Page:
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Mr. Prescott: I thank my hon. Friend for his kind remarks, especially those concerning the families. With regard to his remarks about the right hon. Member for Kensington and Chelsea, I said at the beginning that he met the Prime Minister on the day, as I would have expected; particularly when one considers that the Secretary of State was out of the country. It is a question not of individual responsibility, but of collective responsibility. A number of different Ministers and Secretaries of State have replied to the House on the subject over the past 10 or 11 years. Each came to the conclusion that there should not be a public inquiry. They may have made that decision for different reasons and at different times, but they all arrived at the same conclusion. That conclusion, in my view, was wrong.

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The maritime accident report said that no fault had occurred that could result in disciplinary action. That was wrong. The body responsible was in constant discussion with Ministers. Lord Justice Clarke's report states that the recommendations from civil servants--arising out of an exchange in the Hayes report, which came after the maritime accident inquiry set up by the Government--were that perhaps Ministers should not have a full inquiry, but that if they did, they, the civil servants, would not be surprised. That is where discretion comes in.

Although my hon. Friend talks about individual responsibility for the matter, each must make his own decision about how he deals with the matter. I am in the unfortunate circumstances of apologising for a previous Administration but, in the circumstances, it is right for me to do so, as I have responsibility now. There was collective responsibility and, frankly, there was collective failure. That is brought out by Lord Justice Clarke's report, and that is where I would address my remarks about the failure to hold a public inquiry.

Mr. Nick St. Aubyn (Guildford): None of us should pay too much attention to the cheap remarks of the hon. Member for Gravesham (Mr. Pond) on this serious occasion. As the Deputy Prime Minister said, the benefits to be derived from a public inquiry must be balanced against other considerations; for instance, the need to collect evidence for a criminal prosecution. In that context, could he tell the House whether Lord Justice Clarke has identified any recommendation which, had it been acted upon earlier, might have averted subsequent tragedies on the Thames?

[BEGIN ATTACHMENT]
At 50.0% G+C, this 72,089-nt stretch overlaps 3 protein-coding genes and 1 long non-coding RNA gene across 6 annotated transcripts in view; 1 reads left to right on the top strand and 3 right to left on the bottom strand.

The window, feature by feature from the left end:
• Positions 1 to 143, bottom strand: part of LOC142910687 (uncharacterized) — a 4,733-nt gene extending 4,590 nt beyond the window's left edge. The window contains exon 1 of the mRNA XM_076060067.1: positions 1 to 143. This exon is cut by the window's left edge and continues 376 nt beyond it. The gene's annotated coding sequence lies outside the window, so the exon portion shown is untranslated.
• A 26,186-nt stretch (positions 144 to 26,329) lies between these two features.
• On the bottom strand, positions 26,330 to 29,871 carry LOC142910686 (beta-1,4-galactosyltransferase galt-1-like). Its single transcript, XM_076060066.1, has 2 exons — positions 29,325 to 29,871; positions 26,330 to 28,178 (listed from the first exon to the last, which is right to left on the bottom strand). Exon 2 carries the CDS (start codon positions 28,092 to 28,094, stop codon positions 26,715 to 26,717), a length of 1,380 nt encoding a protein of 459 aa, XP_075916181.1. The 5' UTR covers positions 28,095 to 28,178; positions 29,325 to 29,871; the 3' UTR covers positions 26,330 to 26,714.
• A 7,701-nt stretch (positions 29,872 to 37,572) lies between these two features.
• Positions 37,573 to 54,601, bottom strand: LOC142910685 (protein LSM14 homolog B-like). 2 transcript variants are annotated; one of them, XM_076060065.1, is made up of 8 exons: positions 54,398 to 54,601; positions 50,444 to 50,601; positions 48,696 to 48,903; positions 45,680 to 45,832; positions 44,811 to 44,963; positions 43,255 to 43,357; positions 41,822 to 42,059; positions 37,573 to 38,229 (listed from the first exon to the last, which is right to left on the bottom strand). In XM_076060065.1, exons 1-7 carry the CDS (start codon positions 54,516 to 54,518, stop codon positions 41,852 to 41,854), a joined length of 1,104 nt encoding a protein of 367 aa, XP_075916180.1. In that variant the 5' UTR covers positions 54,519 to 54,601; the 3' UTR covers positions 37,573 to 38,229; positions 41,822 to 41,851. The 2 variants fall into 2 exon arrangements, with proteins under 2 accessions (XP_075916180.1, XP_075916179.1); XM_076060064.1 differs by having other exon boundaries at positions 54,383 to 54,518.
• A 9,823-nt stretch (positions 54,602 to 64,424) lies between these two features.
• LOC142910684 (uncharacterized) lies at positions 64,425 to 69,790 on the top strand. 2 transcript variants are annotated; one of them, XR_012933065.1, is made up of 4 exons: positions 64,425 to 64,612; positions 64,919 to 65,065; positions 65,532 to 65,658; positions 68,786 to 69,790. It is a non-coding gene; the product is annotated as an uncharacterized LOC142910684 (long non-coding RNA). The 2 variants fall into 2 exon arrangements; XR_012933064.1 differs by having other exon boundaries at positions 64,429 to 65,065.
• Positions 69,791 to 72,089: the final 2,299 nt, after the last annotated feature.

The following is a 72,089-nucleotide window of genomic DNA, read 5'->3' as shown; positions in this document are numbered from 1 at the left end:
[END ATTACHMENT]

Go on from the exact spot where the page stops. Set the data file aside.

Mr. Prescott: It is a matter of balance; I am faced with striking a balance on the recommendations that I have received from Lord Justice Clarke, and deciding whether I take further action. I am trying to be fair to everyone concerned. I know that the relatives feel strongly that the human rights of those who say that they should be immune from prosecution must be balanced against those of the 55 people who died. That is a difficult balance to strike, and Lord Justice Clarke addressed the point.

On whether we have learned lessons, what contributed to the accident was a failure to observe the law of the land: under the collision regulations, there should be a lookout on a vessel on the Thames. We have not changed that law; it is just that it was not observed. The Clarke report states that individuals, such as Captain Henderson, did not observe the regulations. Some may face charges. Tragically, the captain of the Marchioness died in the accident. Companies also have responsibility. Because our law is not adequate to take action against the companies involved--to be fair, some of the relatives did take action--the courts were not prepared to entertain corporate responsibility or corporate manslaughter charges. Therefore, we are back to changing the law.

Great sloppiness is evident, and it is probably a criticism of the Department at the time that there was not just one accident. A few years previously, the Bowbelle was involved in similar collisions when it did not keep proper lookout. That should have alerted the Department to the need to take more action against such companies and the individuals working for them. It did not.

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The matter is not one of improving the regulations, although we are making improvements, but of ensuring that they are observed.

Fiona Mactaggart (Slough): There are obviously many lessons to be learned from the inquiry, particularly for those who are concerned with safety on the river. The lesson about which I am most concerned is the one for us as politicians: how do we deal with matters such as this?

I have read the report of the marine accident investigation branch inquiry, and particularly in view of the latest report, it seems a seriously deficient piece of work. It suggests that there was